The Japanese government called into question the legitimacy of a merger between Hyundai Heavy Industries (HHI) and Daewoo Shipbuilding & Marine Engineering (DSME) in making an issue of the South Korean government’s shipbuilding industry restructuring plan by bringing the case to the WTO. According to the WTO’s official records released on Feb. 12, the Japanese government maintained that Korea Development Bank, the largest shareholder in DSME, sold its shares to HHI at an abnormally low price.
In filing the petition with the WTO, the Japanese government claimed that the process of the merger was in violation of WTO rules. It was the first time that the Japanese government made an issue of the merger within the WTO.
Last year, the bank decided to sell the shares to HHI in accordance with the plan. Specifically, it decided to give HHI approximately 59.7 million DSME shares and receive 9.12 million convertible and 6.1 million common stocks from Korea Shipbuilding & Offshore Engineering, which is an intermediate holding company of Hyundai Heavy Industries Group.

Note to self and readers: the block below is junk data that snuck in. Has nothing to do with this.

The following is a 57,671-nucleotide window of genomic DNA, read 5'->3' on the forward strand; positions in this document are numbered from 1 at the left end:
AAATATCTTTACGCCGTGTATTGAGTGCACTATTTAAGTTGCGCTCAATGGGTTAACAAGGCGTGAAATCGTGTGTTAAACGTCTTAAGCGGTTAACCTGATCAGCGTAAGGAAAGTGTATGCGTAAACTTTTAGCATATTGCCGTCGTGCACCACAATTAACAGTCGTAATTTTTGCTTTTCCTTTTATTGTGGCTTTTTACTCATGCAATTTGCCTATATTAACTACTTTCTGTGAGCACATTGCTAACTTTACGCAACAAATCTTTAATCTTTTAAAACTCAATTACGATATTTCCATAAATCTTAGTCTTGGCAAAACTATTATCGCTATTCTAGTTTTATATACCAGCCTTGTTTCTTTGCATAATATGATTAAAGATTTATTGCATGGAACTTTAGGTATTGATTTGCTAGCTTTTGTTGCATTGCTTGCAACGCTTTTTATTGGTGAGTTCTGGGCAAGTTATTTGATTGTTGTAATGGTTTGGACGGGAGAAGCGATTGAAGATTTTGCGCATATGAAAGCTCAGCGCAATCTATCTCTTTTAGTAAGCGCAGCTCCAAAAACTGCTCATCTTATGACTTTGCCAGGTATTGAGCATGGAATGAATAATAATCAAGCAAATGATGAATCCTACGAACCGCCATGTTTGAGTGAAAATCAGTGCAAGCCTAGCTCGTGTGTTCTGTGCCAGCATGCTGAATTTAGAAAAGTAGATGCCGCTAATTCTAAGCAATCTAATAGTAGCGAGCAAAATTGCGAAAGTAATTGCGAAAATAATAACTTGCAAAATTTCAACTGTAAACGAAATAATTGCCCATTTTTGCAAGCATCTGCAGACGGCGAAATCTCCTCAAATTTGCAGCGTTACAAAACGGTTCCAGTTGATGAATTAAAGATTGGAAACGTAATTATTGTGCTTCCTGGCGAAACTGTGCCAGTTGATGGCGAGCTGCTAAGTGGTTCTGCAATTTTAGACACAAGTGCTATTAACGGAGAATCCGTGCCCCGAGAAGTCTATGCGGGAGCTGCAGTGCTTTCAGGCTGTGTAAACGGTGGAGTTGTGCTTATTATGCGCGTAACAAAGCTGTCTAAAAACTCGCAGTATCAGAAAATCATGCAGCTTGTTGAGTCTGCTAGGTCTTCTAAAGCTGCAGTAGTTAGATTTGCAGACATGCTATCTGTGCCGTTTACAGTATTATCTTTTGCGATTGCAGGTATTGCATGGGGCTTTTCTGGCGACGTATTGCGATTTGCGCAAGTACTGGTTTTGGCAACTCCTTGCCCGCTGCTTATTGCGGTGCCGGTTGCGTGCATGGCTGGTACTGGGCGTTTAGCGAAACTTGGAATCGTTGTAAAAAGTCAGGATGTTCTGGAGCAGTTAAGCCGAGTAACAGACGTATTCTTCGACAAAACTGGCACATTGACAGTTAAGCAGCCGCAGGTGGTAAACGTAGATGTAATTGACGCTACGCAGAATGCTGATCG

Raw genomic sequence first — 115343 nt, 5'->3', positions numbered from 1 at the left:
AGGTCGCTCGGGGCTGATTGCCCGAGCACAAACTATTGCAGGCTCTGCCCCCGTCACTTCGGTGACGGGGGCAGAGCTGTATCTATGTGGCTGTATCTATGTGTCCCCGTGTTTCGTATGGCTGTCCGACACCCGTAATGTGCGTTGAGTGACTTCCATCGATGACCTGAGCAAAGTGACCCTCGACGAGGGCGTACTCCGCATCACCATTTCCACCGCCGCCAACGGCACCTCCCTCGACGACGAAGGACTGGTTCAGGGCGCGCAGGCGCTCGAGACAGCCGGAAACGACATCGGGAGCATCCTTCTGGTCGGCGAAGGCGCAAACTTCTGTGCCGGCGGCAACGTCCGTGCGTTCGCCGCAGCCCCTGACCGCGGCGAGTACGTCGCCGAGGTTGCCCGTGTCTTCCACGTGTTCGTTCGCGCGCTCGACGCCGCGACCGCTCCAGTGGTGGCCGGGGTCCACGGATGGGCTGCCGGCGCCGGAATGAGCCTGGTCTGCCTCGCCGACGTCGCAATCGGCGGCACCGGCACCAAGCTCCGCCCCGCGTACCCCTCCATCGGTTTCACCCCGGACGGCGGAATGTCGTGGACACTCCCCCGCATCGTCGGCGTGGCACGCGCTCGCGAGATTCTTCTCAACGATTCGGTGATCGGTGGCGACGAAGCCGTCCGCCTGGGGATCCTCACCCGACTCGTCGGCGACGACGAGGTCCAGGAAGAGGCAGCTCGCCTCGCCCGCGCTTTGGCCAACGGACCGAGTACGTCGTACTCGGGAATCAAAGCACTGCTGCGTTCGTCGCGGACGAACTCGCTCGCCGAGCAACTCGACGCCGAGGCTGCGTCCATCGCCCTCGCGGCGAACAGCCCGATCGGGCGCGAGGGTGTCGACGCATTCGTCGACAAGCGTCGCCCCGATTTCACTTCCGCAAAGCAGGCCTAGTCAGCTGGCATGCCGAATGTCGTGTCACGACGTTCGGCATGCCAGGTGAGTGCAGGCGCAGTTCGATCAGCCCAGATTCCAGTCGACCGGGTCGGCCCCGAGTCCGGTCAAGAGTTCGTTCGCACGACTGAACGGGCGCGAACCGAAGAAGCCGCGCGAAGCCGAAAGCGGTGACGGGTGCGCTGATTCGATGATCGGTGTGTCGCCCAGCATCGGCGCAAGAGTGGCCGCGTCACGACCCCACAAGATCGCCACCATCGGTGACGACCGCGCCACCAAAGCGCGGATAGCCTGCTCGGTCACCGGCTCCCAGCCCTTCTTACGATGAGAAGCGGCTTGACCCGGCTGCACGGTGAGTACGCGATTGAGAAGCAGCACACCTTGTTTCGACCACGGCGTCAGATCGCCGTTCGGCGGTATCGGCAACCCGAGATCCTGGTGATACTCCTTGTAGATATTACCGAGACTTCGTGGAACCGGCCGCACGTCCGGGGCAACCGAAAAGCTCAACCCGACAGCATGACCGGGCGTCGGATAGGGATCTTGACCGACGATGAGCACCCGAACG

The Japanese government maintained that the 15.22 million shares are lower in value than the 59.7 million or so shares and the difference in value can be interpreted as subsidies for the private-sector company provided by the government-run bank. It also maintained that the lending, guarantee and insurance that Korea Development Bank, the Export-Import Bank of Korea and the Korea Trade Insurance Corp. provided for DSME in accordance with the plan also violated the WTO Agreement on Subsidies and Countervailing Measures.